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Short Form IP Licences – What are they and why do you need one?

What is a short form IP licence?

A short form IP licence is exactly what it sounds like – it is an agreement which does not incorporate the full range of clauses that would normally be included in an IP licence. Particular clauses are shortened or simply removed altogether. For example, the standard boiler plate section that lawyers usually insist on including in every agreement (for good reason I’d like to protest in our defence!) is omitted and commercially sensitive terms are stripped from the document. The result is normally the bare bones of what you might consider to be a licence, setting out details of the parties, what is being licenced and then referring you to the main licence agreement for pretty much everything else.

Why might you need one?

All well and good I hear you say, but what’s the point of a shorter licence if we already have the main licence agreement in place? Well, the answer is registration, or ‘recordal’ if you want to use the fancy legal term. Although there is no statutory requirement that licences should be registered, registration can give some significant advantages to licensees that it is important to consider – and you want to be able to benefit from these without publicising to the world (particularly your competitors) the commercial terms of your agreement. In such circumstances, a short form licence can be recorded in place of the full agreement, providing the licencee with the advantages of registration, whilst protecting the confidentiality of the parties’ commercial arrangement.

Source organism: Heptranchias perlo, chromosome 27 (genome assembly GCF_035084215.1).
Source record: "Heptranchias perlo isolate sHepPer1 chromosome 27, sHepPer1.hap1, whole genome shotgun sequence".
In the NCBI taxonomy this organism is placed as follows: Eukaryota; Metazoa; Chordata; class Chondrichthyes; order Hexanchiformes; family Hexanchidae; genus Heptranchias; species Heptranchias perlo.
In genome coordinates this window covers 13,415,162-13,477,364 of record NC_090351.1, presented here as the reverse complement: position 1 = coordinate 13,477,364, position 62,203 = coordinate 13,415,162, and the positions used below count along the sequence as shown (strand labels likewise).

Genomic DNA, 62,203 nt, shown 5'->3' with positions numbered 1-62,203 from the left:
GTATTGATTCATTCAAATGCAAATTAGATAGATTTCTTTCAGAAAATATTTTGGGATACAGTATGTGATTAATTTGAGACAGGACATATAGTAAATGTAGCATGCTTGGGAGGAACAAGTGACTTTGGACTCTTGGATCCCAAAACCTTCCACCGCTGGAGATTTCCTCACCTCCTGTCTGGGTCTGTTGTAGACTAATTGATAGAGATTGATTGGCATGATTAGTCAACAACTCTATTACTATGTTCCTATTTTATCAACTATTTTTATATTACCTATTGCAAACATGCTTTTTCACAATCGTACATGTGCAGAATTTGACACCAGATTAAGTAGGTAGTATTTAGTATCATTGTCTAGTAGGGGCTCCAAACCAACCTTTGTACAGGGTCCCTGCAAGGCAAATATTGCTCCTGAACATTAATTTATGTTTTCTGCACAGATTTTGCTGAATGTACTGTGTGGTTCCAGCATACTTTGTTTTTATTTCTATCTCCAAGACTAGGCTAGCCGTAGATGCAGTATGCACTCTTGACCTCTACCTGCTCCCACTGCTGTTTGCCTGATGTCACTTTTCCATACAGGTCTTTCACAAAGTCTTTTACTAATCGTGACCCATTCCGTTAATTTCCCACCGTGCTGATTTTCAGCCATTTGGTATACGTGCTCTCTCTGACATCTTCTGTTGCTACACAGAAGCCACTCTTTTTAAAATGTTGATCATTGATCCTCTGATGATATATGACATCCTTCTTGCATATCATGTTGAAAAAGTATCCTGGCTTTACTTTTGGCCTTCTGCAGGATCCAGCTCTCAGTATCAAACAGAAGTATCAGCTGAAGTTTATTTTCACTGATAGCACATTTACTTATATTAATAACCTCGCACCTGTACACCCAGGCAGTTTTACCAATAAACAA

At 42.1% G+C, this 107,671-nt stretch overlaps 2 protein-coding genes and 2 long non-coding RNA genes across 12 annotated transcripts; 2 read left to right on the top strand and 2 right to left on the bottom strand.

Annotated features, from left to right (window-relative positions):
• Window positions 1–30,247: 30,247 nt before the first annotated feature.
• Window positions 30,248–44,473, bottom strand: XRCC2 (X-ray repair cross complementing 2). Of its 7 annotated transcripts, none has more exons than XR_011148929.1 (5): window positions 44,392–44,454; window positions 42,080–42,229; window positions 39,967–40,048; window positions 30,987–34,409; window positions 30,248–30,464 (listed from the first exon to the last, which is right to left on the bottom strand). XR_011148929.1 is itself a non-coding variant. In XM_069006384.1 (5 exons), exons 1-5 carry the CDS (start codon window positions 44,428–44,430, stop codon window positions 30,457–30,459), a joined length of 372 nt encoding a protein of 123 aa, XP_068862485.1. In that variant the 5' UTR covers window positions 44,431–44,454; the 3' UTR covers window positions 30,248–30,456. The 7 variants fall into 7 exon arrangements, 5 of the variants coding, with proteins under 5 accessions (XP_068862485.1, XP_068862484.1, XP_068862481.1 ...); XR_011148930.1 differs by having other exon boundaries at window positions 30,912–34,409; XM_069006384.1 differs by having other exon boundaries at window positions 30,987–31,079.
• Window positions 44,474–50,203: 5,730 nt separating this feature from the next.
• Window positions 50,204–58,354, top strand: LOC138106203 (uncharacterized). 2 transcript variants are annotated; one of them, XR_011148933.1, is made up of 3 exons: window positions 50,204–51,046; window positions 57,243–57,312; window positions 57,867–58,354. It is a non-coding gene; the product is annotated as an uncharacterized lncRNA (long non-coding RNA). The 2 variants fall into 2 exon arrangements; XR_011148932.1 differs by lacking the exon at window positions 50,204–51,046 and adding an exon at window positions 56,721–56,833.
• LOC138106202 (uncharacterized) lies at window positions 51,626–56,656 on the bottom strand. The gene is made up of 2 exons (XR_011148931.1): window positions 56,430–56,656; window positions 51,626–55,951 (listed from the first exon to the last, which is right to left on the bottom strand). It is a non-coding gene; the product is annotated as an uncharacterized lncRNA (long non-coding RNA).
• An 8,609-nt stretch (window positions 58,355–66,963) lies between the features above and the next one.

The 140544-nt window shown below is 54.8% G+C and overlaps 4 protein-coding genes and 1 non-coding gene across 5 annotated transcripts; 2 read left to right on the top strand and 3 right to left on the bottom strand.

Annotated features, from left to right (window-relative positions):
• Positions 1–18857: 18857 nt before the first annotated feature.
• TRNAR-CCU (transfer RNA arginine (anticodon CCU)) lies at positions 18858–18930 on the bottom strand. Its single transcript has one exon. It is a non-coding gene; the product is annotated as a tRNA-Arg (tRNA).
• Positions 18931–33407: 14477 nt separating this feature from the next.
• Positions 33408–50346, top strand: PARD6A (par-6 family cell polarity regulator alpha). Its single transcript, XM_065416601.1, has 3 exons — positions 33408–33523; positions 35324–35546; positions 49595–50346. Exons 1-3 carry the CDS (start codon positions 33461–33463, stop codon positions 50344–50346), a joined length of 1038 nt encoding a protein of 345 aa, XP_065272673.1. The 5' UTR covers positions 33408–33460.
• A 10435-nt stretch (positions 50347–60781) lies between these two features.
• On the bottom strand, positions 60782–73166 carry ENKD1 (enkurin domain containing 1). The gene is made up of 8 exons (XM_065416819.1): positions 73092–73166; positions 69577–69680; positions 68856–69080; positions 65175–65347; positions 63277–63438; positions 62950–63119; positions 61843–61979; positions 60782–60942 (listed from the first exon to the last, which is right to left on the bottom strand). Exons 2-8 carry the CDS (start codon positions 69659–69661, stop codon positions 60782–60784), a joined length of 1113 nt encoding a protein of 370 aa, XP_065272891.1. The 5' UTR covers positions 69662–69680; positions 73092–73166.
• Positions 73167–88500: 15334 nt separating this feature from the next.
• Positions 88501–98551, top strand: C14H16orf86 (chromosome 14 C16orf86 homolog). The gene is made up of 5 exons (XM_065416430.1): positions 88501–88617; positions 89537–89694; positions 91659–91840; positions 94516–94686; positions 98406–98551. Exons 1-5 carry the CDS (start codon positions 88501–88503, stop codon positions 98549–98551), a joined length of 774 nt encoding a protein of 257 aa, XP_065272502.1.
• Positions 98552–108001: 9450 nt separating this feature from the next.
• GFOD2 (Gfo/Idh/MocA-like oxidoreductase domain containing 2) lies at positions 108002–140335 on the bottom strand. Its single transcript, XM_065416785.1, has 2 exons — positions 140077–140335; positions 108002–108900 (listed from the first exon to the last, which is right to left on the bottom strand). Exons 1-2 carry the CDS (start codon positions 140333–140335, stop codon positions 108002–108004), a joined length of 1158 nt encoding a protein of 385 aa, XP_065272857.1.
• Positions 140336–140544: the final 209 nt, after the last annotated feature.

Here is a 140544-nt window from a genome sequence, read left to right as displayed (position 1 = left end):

What are the benefits of registration?

The main advantage of registration is protection – it puts third parties on notice of your licence. This ensures that any third party (e.g. assignee or licensee) who subsequently acquires rights in the subject matter of the licence will be bound by your interest. In other words, it gives constructive notice of your rights so that they cannot argue they were not aware of your licence. If you don’t register, then such third parties will not be required to honour the terms of your licence unless they had actual knowledge of it.

The second benefit relates to infringement proceedings. Normally the only person authorised to bring such proceedings against a third party is the registered proprietor – but the main exception to this is an exclusive licensee, who usually has rights and remedies concurrent with that of the owner. Registration provides key benefits to the licensee in such circumstances, such as providing an easy way of establishing that they are entitled to bring proceedings. In addition, the licensee cannot recover costs or expenses unless (yes, you’ve guessed it), the licence has been registered. This normally needs to be done within a period of six months from the date the licence was granted.

A final point, from a slightly more commercial perspective, is that registration can be useful simply to provide a level of comfort to prospective business partners that you are actually entitled to grant the rights that you claim – which can have the effect of making the subsequent transaction process run more smoothly.

If you have any questions or comments on this blog, please do get in touch by clicking the link below.

https://mbmcommercial.co.uk/sarah-cashmore.html

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